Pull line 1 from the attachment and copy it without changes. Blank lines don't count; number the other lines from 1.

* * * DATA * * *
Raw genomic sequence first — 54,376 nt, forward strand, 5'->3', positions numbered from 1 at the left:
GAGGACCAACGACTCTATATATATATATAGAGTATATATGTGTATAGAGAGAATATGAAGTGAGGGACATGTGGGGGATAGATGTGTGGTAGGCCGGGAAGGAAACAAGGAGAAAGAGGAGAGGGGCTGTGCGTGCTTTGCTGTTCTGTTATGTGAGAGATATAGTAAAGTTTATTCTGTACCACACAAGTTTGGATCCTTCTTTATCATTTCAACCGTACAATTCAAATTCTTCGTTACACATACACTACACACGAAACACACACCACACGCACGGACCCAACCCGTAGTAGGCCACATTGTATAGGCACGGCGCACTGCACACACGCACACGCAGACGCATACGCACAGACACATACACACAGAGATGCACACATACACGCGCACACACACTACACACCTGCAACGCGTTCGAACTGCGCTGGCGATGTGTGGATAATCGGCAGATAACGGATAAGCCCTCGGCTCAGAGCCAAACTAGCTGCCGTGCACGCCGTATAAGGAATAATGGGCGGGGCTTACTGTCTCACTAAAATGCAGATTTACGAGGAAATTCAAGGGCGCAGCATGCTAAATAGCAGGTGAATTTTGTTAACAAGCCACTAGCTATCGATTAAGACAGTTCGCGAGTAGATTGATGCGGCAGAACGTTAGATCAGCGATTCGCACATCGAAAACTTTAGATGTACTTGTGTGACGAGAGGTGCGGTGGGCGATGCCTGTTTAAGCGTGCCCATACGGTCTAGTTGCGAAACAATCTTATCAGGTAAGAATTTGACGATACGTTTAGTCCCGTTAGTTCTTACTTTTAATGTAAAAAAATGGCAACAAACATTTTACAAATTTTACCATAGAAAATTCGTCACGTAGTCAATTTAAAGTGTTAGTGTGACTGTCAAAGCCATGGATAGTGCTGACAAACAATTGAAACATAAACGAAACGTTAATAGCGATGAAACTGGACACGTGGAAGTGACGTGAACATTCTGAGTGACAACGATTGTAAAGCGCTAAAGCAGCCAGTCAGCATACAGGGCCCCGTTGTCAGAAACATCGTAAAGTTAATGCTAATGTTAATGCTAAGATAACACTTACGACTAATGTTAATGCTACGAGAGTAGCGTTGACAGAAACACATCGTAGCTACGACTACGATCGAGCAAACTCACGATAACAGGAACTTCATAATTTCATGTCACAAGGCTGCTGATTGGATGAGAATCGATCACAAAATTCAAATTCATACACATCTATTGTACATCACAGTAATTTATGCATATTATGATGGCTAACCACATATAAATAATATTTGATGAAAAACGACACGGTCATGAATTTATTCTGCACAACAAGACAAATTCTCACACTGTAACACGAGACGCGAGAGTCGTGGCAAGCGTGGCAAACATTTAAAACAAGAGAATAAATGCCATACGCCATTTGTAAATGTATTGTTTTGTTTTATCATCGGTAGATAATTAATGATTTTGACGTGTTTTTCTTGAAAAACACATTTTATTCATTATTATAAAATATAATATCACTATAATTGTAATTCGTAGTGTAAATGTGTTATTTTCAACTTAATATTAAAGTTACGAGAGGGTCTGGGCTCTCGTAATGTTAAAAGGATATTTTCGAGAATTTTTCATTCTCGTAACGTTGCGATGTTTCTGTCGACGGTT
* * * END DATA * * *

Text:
Raw genomic sequence first — 54,376 nt, forward strand, 5'->3', positions numbered from 1 at the left: